**Important: **Set this tag to trigger on either All Pages or on those pages you’d like to measure the real time on page on. The script adds an event listener to the page, telling GTM to execute this script at the moment where the user leaves the page. As you can see from the code, the timeOnPage variable calculates the difference between the time of the event and the time for the initial pageview.

#3 Relay the real time on page to Google Analytics

Before the information can be sent to Google Analytics, it’s necessary to capture the real time on page from the dataLayer. It’s also necessay to setup the actual tag. Start by creating a new variable of the type Data Layer Variable, set the Data Layer Variable Name to timeOnPage, and name the variable “Real Time on page”:

Data Layer Variable for Real Time On Page

Save the variable and proceed to create a new trigger of the type Custom Event. Name the trigger “Event - beforeunload” and set the Event name to beforeunload:

Google Tag Manager trigger for beforeunload

Lastly, create a new Universal Analytics tag, name it “Timing - beforeunload” and enter your tracking ID (I usually store the tracking ID in a separate variable). Then set the Track type to Timing. Next, set the Category to “Time on Page”, the Var to “Time”, the Value to {{Real Time On Page}}. This refers to the variable we created earlier. Set the Label to {{Page Path}} (assuming you have already enabled this built-in variable - if not, just do so). **Important: **Go to More settings and Fields to Set, and add a field as shown on the screenshot. The Field Name must be set to transport, and the value to beacon. This ensures that the Google Analytics hit is sent as a POST request instead of the usual GET request. This is necessary to avoid the usual GET request getting cut by the browser when it’s leaving the page:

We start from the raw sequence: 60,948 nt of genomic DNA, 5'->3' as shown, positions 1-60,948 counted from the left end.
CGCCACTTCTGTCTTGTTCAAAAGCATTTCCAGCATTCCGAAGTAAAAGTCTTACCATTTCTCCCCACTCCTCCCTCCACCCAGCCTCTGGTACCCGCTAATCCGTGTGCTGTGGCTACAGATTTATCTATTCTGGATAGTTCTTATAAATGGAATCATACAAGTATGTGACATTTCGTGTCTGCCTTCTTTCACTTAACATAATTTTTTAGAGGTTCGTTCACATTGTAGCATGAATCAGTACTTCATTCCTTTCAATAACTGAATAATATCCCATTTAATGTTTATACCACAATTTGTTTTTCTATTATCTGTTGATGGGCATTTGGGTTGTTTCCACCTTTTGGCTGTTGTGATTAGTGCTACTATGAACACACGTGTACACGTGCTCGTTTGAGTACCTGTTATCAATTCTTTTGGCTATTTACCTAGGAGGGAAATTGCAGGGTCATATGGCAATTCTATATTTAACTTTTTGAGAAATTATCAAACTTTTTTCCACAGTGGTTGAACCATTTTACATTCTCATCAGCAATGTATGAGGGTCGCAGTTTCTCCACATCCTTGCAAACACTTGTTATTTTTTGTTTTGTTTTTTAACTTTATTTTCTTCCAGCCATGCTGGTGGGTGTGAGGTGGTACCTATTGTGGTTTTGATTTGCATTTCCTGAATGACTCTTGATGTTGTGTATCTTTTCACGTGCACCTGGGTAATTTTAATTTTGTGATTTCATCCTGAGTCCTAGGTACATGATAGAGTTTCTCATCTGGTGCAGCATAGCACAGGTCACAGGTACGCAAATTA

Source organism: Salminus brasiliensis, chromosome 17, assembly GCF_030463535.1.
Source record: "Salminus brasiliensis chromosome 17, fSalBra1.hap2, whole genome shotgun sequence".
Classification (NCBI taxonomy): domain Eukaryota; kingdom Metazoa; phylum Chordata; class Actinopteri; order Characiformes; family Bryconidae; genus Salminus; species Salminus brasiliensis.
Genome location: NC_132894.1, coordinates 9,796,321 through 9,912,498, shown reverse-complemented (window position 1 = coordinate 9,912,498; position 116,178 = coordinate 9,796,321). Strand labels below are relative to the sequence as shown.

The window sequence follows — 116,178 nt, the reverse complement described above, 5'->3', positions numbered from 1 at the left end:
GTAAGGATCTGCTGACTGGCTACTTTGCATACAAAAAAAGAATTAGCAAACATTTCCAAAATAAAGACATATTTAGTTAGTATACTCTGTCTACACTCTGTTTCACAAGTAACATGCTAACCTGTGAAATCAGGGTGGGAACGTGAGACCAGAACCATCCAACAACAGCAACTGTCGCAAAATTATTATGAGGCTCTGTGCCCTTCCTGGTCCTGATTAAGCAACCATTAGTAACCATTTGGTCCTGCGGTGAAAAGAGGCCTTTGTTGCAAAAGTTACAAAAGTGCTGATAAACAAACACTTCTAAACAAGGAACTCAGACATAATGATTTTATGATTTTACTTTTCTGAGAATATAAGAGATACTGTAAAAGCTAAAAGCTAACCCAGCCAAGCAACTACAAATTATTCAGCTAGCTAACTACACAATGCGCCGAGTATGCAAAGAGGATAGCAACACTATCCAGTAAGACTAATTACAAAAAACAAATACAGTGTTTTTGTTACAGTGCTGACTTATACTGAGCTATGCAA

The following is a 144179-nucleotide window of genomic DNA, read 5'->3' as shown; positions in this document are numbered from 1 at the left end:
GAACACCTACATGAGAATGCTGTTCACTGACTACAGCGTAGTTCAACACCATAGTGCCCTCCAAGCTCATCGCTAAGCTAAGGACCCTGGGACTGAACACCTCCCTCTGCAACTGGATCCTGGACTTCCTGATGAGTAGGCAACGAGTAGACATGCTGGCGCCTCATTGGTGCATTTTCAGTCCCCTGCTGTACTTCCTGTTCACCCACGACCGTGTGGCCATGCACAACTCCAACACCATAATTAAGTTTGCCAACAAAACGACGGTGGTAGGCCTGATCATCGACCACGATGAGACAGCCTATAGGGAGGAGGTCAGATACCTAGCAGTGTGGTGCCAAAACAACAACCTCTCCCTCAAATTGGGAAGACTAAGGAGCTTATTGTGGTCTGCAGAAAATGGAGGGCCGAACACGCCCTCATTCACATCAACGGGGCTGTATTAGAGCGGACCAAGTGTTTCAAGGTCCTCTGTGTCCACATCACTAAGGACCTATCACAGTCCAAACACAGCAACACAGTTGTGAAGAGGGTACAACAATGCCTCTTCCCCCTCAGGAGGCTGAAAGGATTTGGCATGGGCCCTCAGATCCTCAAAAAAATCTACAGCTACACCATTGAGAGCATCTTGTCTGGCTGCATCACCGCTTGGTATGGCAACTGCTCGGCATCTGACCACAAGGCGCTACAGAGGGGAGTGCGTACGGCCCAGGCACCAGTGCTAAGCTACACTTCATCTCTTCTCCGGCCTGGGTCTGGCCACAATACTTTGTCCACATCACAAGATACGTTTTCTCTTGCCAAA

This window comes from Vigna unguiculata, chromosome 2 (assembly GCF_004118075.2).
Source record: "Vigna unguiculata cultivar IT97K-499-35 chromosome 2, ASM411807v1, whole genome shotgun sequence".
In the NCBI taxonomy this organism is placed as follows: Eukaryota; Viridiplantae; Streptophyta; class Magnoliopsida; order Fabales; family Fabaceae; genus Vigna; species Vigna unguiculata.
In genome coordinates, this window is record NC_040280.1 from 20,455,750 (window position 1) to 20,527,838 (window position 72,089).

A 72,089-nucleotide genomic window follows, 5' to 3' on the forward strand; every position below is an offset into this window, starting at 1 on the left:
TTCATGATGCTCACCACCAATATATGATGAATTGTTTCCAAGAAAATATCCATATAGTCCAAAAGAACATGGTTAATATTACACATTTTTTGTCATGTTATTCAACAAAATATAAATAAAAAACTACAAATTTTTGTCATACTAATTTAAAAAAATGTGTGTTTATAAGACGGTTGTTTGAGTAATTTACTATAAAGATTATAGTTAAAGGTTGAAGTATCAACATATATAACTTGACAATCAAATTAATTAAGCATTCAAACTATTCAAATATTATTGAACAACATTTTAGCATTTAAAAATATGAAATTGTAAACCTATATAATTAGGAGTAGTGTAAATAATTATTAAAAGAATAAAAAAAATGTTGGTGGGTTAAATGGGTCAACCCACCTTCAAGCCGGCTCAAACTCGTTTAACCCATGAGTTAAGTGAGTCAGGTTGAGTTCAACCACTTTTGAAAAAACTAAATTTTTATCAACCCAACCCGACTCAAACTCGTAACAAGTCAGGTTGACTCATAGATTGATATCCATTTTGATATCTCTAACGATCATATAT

GTM: User Timing tag for real time on page

When configuring the trigger for this tag, set it to the Event - beforeunload trigger, we created earlier. Then save the tag, and you’re good to go. Preview your container and use the GA Debugger to verify that data is sent correctly when leaving pages.

Lay back and enjoy better reports

And that’s it. You’ll now be able to view the actual time on page on your different pages. Just open the User Timings report under Behavior » Site Speed in the Google Analytics interface! Or install this custom report. The Site Speed report will look something like this:

User Timing Report - Google Analytics

Notice how some pages here have exceptionally long timings? Take the first for one example. The average user timing in seconds for that post is 10,600 seconds - or roughly three hours. I know for a fact that it won’t take three hours to read that post. But often, people will open pages in background tabs in their browser - and it may take a while before they actually start reading. To avoid counting the seconds where a page might not even be visible, you’d use the Page Visibility API that’s available in most modern browsers. There’s a nice (and similar) post on this topic over at Analytics Ninja. Another caveat is that the default session timeout in Google Analytics is just 30 minutes. So if a user starts reading a page, leaves it open for more than 30 minutes and then exits the page, we’re sending a hit to Analytics after the session expired. This will start a new session, but this time without a pageview (since the only hit in that last session is). So you will see too many sessions in Analytics.

Avoid the extra session

So to avoid that extra, last, empty session, we can do a couple of things:

  1. Keep the session alive for as long as the page is open
  2. Don’t send user timing hits if the time exceeds the session timeout

(1) could be accomplished by continously pinging Google Analytics with a non-interaction event or a user timing hit as long as the page is open - say every minute. Just remember that all sessions are always reset and “auto” timed out at midnight.

(2) would - in my opinion - be the better choice. I’d say I’m more interested in people who actually read the posts. I can live with not measuring people who opened a page and kind of forgot it. And this is simply solved by adding a condition to our “Event - beforeunload” trigger:

Maximum time to measure

So in this case, the trigger is only valid if our Real Time On Page value is less than 1,800,000 milliseconds. Which is 1,800 seconds, which is 30 minutes, which is the session timeout. Of course, you could also adjust your default session timeout to a couple of hours and adjust the value in the trigger accordingly. In any case, this concept will enable you do to much more precise measurements of the real time on page. Also for those sessions that are not normally tracked with time metrics (bounces, exits). Happy measuring!